For high school juniors, it’s time to start seriously thinking about college

  • ConVal Director of School Counseling Kim Chandler works with juniors Zoe Werth, near, and Delaney Thompson as they begin the college planning process. Staff photo by Tim Goodwin—

  • ConVal Director of School Counseling Kim Chandler works with juniors Zoe Werth, near, and Delaney Thompson as they begin the college planning process. Staff photo by Tim Goodwin—

Monadnock Ledger-Transcript
Published: 2/11/2019 6:02:57 PM

ConVal senior Ian Aldrich started with a list of five schools.

When it came time to start applying to colleges, he had narrowed down his choice to just two. One was a safety school that had a 98 percent acceptance rate and the other was the school he really wanted to attend. Both use a hands on learning style, which is a better fit for Aldrich than the prototypical classroom learning environment. He got into both and will be attending Sterling College in Craftsbury Common, Vermont – his top choice – in the fall.

Aldrich was one of the students who knew what he wanted out of his next phase of schooling, started the process on time and had a fairly stress-free experience – once he got the letter of acceptance from Sterling.

ConVal senior Daisy Young said she learned a lot about the process as time went on. Because she wants to write, she figured she could pursue an English degree or equivalent just about anywhere. 

“For me it went from location to being more realistic and looking at what would be best for my major,” she said.

But when it comes to the college application process, no two students will have the same experience. That’s why schools have counseling departments to answer questions, provide timelines and help with any detail that might go unnoticed for those who have never been through it before.

“More and more students are undecided,” said ConVal School Counselor Rebecca Dunn. “So we are here to support them, but it’s their future.”

Kim Chandler, director of school counseling at ConVal, said that students who have older siblings have seen the process before and understand it a little better, so they and parents know what is needed and when. But for those embarking on the process for the first time it can be an overwhelming task. Many schools host college planning nights for juniors in conjunction with the NHHEAF Network, with ConVal’s happening tonight in the Lucy Hurlin Theatre from 6:30 to 7:30 p.m., which is open to any high school junior – regardless of what school they attend – and parents.

Right around now is when Chandler and the school counseling staff start working with juniors to get things going. About 70 percent of ConVal graduates plan to go to college right away, while Chandler said they also work with those who might not want to go into higher education to find out what other interests they’d like to pursue.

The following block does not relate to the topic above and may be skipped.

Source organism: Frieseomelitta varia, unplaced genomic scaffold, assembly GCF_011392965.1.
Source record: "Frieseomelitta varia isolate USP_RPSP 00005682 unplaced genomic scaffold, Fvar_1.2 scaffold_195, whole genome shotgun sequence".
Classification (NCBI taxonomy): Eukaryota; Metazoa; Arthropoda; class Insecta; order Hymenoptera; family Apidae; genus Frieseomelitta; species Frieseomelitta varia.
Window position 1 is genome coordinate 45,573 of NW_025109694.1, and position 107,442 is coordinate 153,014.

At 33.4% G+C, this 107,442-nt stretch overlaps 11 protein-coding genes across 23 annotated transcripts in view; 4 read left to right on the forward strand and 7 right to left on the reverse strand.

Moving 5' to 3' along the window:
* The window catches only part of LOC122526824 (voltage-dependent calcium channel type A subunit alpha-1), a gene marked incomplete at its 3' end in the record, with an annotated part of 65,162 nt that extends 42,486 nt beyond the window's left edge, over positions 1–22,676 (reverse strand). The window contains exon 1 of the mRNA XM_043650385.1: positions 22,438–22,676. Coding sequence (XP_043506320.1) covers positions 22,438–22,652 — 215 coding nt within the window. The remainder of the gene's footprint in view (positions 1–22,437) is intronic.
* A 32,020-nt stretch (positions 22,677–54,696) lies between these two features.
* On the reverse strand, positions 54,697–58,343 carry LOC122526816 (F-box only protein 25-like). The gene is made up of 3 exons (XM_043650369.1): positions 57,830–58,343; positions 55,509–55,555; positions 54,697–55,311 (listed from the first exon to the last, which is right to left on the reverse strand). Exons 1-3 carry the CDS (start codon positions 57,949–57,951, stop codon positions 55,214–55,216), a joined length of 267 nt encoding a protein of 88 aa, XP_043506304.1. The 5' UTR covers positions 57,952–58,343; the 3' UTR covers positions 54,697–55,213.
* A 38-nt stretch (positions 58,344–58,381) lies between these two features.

“There are a lot of different options for students,” Chandler said.

There’s also a career profile test that students take and an internship program to help pursue interests before getting to college.

“It’s important to focus on what career path students want to take,” Chandler said.

“You get an idea of who you are and what you’re interested in,” said Young, who did her internship at the Ledger-Transcript.

ConVal junior Delaney Thompson just started making her list of schools and setting up tours. She plans to pursue a business or pre-law degree.

“I’m basing it off what school has the best programs for me,” Thompson said. “It’s a big step. I’m nervous, but I’m excited to start.”

During junior year, students will take their SATs and create a list of schools they’re interested in. It’s a good time to start visiting schools, which is recommended to do when school is in session. That way you can check out the dining accommodations, the student center and get a real feel for the campus.

“My recommendation is to talk to students at the school you’re looking at,” Aldrich said.

And what Young would pass along to younger students who are just starting the application process is that “it’s OK not to apply to 10 schools, it’s OK to not know your degree and its OK to ask for help.”

Applications can be costly and more and more schools are looking for students to apply for early acceptance, which can make things tricky as the timeline gets condensed.

“The costs of college have really changed the path a lot of students take,” Dunn said.

For ConVal junior Zoe Werth, cost of higher education is definitely a factor when choosing schools. She’s hopes to have a list of six to eight schools around New England by the time the application process begins in the fall.

When it comes to senior year, that’s the time to narrow down the list of colleges, start setting up letter of recommendations and creating a master list of dates to remember. Chandler said the Free Application for Federal Student Aid (FAFSA) opens in early October and its also good idea to take Writing the Essay to help work on what colleges are looking for in applicants.

So much of the process is online, so ConVal uses Naviance, which helps students match schools by major, geography, test scores and interests.

Chandler said its vital for parents to be part of the process, especially by having a conversation with their children about what the family can afford.

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